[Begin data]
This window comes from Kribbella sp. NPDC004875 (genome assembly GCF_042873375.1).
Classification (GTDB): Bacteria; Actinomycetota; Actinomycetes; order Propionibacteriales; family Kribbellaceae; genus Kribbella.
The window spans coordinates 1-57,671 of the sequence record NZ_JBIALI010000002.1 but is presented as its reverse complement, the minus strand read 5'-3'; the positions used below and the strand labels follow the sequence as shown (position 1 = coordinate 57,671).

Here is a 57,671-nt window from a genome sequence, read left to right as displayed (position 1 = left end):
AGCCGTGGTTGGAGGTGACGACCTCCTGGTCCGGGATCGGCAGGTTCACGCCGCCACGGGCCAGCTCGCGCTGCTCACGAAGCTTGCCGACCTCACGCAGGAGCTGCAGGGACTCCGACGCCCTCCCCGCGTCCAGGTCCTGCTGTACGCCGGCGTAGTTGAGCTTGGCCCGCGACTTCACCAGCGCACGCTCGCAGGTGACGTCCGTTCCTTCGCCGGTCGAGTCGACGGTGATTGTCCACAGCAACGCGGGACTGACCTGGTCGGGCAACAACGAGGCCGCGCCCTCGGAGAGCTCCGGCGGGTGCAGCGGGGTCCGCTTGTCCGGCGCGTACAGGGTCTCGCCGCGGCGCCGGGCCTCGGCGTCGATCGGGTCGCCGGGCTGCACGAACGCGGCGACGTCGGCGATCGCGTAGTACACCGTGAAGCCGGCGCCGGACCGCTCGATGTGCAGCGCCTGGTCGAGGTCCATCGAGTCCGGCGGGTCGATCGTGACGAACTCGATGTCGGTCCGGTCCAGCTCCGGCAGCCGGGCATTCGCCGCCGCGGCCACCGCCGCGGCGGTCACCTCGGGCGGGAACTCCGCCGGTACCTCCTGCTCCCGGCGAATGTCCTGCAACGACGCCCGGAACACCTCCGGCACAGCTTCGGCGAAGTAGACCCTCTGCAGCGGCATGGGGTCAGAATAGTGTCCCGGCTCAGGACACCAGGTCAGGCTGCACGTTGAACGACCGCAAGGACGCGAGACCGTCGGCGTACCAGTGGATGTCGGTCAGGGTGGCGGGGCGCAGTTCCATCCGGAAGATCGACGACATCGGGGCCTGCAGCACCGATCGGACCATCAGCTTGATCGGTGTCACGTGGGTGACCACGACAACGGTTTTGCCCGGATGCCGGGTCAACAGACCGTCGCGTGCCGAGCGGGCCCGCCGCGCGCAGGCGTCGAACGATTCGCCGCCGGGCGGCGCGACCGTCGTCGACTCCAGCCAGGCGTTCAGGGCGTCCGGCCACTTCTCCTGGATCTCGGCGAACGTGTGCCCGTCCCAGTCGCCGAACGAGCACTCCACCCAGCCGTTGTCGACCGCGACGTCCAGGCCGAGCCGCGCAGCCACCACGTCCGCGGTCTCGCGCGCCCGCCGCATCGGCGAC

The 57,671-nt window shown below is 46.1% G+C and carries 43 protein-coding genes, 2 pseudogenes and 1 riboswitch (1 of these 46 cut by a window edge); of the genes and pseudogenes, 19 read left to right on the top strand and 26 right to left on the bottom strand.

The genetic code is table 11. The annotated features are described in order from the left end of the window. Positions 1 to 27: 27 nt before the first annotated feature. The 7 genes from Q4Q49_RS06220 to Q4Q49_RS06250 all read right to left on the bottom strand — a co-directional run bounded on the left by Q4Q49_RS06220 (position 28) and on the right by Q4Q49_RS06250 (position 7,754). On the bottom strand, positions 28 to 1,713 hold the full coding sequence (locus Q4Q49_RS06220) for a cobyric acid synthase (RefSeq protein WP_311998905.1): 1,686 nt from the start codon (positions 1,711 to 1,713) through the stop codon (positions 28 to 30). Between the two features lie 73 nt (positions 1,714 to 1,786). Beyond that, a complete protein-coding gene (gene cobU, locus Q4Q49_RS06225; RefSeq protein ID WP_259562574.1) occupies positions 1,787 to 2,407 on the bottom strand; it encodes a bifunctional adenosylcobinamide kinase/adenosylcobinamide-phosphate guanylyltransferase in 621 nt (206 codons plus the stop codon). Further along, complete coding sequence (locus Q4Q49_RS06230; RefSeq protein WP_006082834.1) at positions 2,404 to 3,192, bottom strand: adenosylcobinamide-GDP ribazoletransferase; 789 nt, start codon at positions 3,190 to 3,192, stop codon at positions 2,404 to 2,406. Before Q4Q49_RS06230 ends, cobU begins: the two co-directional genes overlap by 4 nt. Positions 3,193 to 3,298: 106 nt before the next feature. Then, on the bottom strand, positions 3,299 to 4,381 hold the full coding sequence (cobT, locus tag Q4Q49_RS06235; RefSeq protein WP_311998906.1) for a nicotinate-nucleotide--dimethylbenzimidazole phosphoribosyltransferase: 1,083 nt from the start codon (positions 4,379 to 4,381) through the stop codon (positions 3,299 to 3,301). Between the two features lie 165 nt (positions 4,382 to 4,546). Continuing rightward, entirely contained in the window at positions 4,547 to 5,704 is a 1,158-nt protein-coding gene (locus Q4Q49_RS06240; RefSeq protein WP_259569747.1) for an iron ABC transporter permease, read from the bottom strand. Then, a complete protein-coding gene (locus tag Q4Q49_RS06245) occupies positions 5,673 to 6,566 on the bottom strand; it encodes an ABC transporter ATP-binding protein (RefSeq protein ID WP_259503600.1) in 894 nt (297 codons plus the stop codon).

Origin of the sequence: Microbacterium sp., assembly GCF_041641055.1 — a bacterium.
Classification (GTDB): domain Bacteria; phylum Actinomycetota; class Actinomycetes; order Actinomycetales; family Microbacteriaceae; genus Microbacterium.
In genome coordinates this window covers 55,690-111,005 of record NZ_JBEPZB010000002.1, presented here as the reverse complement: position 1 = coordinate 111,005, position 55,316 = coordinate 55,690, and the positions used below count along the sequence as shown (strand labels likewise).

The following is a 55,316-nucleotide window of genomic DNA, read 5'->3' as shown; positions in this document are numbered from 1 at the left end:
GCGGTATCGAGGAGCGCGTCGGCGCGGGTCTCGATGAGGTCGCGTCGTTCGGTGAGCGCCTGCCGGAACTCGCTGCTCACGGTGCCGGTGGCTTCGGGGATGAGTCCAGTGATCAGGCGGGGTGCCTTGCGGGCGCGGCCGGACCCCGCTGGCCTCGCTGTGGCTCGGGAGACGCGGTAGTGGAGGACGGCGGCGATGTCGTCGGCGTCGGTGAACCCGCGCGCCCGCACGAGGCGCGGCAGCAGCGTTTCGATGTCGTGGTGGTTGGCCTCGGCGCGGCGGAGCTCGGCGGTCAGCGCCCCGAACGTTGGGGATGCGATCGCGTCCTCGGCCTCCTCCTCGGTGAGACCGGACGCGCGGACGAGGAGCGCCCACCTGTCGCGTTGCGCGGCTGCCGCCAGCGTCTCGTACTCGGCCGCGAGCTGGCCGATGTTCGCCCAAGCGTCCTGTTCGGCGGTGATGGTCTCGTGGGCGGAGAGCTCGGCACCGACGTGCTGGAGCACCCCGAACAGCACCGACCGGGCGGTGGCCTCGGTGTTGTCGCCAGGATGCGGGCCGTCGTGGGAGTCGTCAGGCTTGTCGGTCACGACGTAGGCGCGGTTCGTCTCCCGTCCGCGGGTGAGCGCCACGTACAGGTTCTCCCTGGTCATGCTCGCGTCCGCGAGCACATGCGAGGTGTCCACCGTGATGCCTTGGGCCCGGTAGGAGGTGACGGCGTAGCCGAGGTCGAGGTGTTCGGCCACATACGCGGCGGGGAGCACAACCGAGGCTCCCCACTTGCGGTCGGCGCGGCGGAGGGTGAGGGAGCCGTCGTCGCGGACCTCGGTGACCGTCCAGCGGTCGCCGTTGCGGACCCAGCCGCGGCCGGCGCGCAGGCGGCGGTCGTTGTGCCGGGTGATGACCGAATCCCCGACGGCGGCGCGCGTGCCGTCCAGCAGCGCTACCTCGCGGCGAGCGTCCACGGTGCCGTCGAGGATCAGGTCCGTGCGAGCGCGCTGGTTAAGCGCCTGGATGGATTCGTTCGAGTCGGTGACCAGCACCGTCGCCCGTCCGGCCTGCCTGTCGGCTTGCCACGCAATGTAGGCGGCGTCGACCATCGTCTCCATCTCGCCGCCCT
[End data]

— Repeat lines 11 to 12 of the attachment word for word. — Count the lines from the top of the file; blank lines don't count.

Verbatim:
The following is a 55,316-nucleotide window of genomic DNA, read 5'->3' as shown; positions in this document are numbered from 1 at the left end:
GCGGTATCGAGGAGCGCGTCGGCGCGGGTCTCGATGAGGTCGCGTCGTTCGGTGAGCGCCTGCCGGAACTCGCTGCTCACGGTGCCGGTGGCTTCGGGGATGAGTCCAGTGATCAGGCGGGGTGCCTTGCGGGCGCGGCCGGACCCCGCTGGCCTCGCTGTGGCTCGGGAGACGCGGTAGTGGAGGACGGCGGCGATGTCGTCGGCGTCGGTGAACCCGCGCGCCCGCACGAGGCGCGGCAGCAGCGTTTCGATGTCGTGGTGGTTGGCCTCGGCGCGGCGGAGCTCGGCGGTCAGCGCCCCGAACGTTGGGGATGCGATCGCGTCCTCGGCCTCCTCCTCGGTGAGACCGGACGCGCGGACGAGGAGCGCCCACCTGTCGCGTTGCGCGGCTGCCGCCAGCGTCTCGTACTCGGCCGCGAGCTGGCCGATGTTCGCCCAAGCGTCCTGTTCGGCGGTGATGGTCTCGTGGGCGGAGAGCTCGGCACCGACGTGCTGGAGCACCCCGAACAGCACCGACCGGGCGGTGGCCTCGGTGTTGTCGCCAGGATGCGGGCCGTCGTGGGAGTCGTCAGGCTTGTCGGTCACGACGTAGGCGCGGTTCGTCTCCCGTCCGCGGGTGAGCGCCACGTACAGGTTCTCCCTGGTCATGCTCGCGTCCGCGAGCACATGCGAGGTGTCCACCGTGATGCCTTGGGCCCGGTAGGAGGTGACGGCGTAGCCGAGGTCGAGGTGTTCGGCCACATACGCGGCGGGGAGCACAACCGAGGCTCCCCACTTGCGGTCGGCGCGGCGGAGGGTGAGGGAGCCGTCGTCGCGGACCTCGGTGACCGTCCAGCGGTCGCCGTTGCGGACCCAGCCGCGGCCGGCGCGCAGGCGGCGGTCGTTGTGCCGGGTGATGACCGAATCCCCGACGGCGGCGCGCGTGCCGTCCAGCAGCGCTACCTCGCGGCGAGCGTCCACGGTGCCGTCGAGGATCAGGTCCGTGCGAGCGCGCTGGTTAAGCGCCTGGATGGATTCGTTCGAGTCGGTGACCAGCACCGTCGCCCGTCCGGCCTGCCTGTCGGCTTGCCACGCAATGTAGGCGGCGTCGACCATCGTCTCCATCTCGCCGCCCT